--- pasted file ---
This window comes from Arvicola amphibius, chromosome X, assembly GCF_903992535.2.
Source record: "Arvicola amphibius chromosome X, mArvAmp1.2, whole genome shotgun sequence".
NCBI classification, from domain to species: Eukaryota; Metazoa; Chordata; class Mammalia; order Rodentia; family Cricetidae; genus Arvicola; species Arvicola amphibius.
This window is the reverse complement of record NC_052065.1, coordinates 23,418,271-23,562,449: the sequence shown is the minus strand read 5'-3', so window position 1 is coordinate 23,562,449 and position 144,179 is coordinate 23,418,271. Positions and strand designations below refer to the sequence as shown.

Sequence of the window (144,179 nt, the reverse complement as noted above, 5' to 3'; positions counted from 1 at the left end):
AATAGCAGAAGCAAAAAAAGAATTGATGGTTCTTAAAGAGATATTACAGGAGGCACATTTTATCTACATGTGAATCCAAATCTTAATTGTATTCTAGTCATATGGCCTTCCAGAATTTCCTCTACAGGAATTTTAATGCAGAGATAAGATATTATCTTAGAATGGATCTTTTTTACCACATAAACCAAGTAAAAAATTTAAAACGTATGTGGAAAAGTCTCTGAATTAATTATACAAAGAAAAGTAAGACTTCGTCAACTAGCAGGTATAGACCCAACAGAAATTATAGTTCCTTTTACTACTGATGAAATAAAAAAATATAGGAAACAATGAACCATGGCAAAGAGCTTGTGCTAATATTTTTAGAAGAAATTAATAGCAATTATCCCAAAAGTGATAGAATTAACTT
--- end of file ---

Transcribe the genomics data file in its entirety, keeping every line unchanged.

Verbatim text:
This window comes from Arvicola amphibius, chromosome X, assembly GCF_903992535.2.
Source record: "Arvicola amphibius chromosome X, mArvAmp1.2, whole genome shotgun sequence".
NCBI classification, from domain to species: Eukaryota; Metazoa; Chordata; class Mammalia; order Rodentia; family Cricetidae; genus Arvicola; species Arvicola amphibius.
This window is the reverse complement of record NC_052065.1, coordinates 23,418,271-23,562,449: the sequence shown is the minus strand read 5'-3', so window position 1 is coordinate 23,562,449 and position 144,179 is coordinate 23,418,271. Positions and strand designations below refer to the sequence as shown.

Sequence of the window (144,179 nt, the reverse complement as noted above, 5' to 3'; positions counted from 1 at the left end):
AATAGCAGAAGCAAAAAAAGAATTGATGGTTCTTAAAGAGATATTACAGGAGGCACATTTTATCTACATGTGAATCCAAATCTTAATTGTATTCTAGTCATATGGCCTTCCAGAATTTCCTCTACAGGAATTTTAATGCAGAGATAAGATATTATCTTAGAATGGATCTTTTTTACCACATAAACCAAGTAAAAAATTTAAAACGTATGTGGAAAAGTCTCTGAATTAATTATACAAAGAAAAGTAAGACTTCGTCAACTAGCAGGTATAGACCCAACAGAAATTATAGTTCCTTTTACTACTGATGAAATAAAAAAATATAGGAAACAATGAACCATGGCAAAGAGCTTGTGCTAATATTTTTAGAAGAAATTAATAGCAATTATCCCAAAAGTGATAGAATTAACTT